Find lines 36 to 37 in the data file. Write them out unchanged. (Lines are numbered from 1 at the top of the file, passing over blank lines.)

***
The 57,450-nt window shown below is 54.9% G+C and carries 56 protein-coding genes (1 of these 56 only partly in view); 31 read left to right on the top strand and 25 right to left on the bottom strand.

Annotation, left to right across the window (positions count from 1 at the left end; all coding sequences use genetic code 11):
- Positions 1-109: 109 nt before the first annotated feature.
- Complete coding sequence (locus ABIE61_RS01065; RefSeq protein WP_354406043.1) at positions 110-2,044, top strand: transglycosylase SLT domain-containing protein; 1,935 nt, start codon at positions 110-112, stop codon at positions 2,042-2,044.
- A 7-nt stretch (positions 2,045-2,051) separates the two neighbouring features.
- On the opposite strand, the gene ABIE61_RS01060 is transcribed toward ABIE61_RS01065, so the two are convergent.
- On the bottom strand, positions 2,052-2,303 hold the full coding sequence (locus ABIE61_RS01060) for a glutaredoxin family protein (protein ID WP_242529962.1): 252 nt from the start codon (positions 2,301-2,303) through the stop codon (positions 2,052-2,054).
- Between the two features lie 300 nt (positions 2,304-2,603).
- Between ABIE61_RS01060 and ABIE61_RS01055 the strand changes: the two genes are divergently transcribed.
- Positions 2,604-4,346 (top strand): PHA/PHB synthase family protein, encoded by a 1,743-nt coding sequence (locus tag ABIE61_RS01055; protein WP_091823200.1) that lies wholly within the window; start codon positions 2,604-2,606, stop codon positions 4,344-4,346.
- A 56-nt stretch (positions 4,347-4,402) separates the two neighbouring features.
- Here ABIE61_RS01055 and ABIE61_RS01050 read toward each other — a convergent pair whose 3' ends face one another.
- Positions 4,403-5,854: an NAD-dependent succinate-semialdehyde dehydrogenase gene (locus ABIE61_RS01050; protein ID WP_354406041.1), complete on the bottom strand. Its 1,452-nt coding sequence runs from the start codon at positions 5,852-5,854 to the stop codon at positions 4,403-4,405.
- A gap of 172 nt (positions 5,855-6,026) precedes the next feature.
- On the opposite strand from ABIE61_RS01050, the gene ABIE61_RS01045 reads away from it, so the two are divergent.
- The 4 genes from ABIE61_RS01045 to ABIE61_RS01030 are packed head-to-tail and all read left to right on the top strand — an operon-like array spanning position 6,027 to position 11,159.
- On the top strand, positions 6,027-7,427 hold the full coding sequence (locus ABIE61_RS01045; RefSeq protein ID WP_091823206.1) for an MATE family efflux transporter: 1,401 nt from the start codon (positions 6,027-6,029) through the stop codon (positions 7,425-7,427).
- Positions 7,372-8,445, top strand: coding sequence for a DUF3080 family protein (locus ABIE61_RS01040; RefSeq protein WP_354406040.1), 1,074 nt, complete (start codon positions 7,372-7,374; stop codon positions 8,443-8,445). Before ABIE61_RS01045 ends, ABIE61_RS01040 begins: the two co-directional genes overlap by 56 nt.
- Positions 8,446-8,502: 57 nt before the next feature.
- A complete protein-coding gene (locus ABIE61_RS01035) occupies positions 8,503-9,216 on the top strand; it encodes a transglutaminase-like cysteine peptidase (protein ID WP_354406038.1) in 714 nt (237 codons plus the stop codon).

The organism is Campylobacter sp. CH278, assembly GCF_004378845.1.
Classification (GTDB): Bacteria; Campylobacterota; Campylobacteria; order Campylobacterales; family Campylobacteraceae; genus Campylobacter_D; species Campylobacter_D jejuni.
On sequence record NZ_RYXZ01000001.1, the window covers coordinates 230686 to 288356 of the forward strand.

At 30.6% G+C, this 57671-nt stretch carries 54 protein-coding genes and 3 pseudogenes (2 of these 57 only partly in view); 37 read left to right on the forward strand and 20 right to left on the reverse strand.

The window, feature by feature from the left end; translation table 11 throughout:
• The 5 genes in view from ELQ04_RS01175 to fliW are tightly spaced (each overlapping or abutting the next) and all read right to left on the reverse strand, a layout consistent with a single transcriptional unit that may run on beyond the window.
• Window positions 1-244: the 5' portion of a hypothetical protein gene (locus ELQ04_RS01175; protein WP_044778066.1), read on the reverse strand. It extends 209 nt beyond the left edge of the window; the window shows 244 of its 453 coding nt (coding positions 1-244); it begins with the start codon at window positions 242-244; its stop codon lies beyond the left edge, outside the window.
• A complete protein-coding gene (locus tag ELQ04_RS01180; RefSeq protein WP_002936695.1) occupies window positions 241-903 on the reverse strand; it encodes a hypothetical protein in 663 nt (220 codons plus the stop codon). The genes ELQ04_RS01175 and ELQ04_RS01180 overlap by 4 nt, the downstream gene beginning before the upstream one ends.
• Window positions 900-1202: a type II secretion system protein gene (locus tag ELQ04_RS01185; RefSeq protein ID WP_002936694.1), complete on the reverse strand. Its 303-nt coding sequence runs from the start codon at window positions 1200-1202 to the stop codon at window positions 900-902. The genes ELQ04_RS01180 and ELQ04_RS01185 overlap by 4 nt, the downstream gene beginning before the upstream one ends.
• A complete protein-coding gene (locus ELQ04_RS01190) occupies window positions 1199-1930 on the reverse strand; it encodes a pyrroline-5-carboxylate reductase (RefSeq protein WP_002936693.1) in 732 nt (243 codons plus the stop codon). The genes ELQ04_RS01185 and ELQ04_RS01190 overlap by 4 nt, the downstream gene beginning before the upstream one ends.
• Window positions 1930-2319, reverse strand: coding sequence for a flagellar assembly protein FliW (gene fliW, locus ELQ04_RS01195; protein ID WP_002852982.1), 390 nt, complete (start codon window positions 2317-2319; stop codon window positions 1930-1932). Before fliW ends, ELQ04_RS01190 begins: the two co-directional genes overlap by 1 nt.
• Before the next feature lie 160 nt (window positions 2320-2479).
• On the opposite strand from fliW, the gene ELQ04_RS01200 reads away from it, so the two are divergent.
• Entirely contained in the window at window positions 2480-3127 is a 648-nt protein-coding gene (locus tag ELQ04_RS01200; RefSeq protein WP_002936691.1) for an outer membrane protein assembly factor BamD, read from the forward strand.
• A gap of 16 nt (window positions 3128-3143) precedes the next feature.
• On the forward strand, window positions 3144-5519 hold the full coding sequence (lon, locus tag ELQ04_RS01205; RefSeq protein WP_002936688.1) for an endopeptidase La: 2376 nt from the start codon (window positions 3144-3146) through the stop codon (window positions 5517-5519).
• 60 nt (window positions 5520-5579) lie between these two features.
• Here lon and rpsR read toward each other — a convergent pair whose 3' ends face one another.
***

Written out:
• On the forward strand, window positions 3144-5519 hold the full coding sequence (lon, locus tag ELQ04_RS01205; RefSeq protein WP_002936688.1) for an endopeptidase La: 2376 nt from the start codon (window positions 3144-3146) through the stop codon (window positions 5517-5519).
• 60 nt (window positions 5520-5579) lie between these two features.